This is the question that Clemens Bechinger has been investigating with his colleagues. "The answer is of interest to us both from a fundamental point of view but also because it could be helpful for tailoring materials with novel properties for technical applications," explains the physicist. The characteristics of a material are generally very dependent on its rotation symmetry. Graphite and diamond, for example, both consist of carbon atoms and differ solely in their crystal symmetry.
To produce materials with 7-fold symmetry, which do not actually exist in nature, the researchers resorted to a special trick: they superimposed seven laser beams and thereby generated a light pattern with 7-fold symmetry. They then introduced a layer of colloidal particles approximately three micrometers in diameter into the laser field. The effect of the electromagnetic field of the light pattern on the particles is akin to the formation of a mountain landscape, in which they tend to gravitate to the valleys. The colloidal particles, which repel each other because of their electric charges, attempt, in turn, to form a 6-fold symmetrical structure.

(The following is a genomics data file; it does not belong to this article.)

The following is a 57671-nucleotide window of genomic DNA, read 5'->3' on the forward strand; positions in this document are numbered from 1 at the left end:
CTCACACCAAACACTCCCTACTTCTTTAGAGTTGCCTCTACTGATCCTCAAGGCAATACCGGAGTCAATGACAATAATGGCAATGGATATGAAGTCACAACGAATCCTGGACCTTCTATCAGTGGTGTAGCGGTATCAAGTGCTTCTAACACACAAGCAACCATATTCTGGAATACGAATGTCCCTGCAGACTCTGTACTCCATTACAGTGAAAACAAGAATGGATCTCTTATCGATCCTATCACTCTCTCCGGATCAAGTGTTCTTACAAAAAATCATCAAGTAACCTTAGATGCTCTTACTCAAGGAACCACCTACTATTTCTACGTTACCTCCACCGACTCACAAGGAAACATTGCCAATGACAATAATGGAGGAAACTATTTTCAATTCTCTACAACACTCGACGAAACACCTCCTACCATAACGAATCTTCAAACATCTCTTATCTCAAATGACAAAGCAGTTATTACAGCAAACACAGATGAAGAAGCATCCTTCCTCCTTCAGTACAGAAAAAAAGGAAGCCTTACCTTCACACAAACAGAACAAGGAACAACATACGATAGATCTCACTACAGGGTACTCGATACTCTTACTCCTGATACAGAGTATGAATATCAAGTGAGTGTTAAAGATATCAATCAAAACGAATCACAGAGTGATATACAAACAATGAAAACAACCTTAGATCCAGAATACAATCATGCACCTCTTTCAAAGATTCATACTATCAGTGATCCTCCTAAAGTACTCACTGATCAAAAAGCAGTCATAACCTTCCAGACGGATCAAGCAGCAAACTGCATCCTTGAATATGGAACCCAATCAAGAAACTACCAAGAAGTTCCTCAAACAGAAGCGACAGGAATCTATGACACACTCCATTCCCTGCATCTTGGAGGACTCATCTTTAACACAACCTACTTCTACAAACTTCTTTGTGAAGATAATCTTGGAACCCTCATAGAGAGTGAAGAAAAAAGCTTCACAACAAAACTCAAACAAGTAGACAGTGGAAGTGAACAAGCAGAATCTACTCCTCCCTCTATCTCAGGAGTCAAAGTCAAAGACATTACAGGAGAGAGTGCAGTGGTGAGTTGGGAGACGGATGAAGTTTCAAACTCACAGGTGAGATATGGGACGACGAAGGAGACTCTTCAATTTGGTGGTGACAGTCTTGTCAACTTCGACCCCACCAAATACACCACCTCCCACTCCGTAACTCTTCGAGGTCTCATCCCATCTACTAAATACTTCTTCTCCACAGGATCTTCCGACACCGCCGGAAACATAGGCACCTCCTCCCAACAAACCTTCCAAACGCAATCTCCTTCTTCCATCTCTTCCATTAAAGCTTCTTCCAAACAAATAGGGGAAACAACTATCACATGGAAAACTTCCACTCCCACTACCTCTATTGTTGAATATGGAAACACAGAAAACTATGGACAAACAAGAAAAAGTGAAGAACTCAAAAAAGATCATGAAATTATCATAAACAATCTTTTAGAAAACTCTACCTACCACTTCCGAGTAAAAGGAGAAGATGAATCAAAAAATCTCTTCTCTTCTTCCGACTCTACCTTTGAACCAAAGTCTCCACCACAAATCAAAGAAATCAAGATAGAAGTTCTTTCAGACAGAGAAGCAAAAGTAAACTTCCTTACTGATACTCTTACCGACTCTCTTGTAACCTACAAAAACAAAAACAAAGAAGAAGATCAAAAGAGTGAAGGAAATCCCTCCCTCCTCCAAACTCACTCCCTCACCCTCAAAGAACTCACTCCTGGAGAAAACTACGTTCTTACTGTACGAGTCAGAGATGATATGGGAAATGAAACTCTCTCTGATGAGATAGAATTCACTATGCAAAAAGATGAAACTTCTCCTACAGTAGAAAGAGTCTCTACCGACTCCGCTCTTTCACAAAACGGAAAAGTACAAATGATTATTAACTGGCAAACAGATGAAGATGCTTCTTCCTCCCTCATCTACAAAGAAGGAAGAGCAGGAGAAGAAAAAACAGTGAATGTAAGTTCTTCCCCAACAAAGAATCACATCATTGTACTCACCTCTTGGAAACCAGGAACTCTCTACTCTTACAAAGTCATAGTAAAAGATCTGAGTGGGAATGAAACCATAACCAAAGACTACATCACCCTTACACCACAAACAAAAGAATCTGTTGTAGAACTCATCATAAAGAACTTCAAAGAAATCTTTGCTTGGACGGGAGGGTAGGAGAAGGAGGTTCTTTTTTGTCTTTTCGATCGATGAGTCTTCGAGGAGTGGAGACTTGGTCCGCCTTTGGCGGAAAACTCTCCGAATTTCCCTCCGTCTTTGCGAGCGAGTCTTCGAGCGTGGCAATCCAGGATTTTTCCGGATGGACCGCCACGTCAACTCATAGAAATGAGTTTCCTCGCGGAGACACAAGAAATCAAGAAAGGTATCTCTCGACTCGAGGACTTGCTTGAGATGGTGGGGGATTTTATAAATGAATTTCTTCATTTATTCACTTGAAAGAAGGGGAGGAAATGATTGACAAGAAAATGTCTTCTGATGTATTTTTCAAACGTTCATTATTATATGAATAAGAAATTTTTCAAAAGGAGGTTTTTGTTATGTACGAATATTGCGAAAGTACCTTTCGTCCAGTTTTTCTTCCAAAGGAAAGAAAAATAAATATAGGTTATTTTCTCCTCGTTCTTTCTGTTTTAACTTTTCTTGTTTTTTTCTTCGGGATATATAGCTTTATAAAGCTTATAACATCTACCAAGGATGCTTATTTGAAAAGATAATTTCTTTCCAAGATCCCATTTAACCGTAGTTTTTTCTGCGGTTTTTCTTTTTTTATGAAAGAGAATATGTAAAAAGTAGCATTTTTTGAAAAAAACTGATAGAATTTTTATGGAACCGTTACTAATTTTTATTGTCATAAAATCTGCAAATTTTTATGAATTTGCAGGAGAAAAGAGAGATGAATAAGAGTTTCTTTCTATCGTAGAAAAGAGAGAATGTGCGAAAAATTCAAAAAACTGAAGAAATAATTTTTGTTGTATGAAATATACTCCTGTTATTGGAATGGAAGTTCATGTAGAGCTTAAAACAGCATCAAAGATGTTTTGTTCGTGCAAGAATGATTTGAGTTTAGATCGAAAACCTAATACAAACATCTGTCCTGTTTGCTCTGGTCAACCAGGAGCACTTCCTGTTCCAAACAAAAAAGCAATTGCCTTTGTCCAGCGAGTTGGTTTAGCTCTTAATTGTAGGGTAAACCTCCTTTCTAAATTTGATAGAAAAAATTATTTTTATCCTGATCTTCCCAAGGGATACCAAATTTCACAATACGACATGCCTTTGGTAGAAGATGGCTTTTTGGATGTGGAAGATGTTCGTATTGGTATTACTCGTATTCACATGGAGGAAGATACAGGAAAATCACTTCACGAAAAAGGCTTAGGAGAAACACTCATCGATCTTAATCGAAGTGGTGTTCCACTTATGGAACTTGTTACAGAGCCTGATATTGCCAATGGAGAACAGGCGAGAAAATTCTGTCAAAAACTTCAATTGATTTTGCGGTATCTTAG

The researchers raise the profile of the light landscape by gradually increasing the intensity of the lasers. In this way, they exert increasing pressure on the colloidal particles to form a 7-fold symmetry instead of a 6-fold one. "This enables us to ascertain the laser intensity up to which the particles do not adept the 7-fold order and retain their 6-fold symmetry," says Jules Mikhael, the doctoral student working on the project.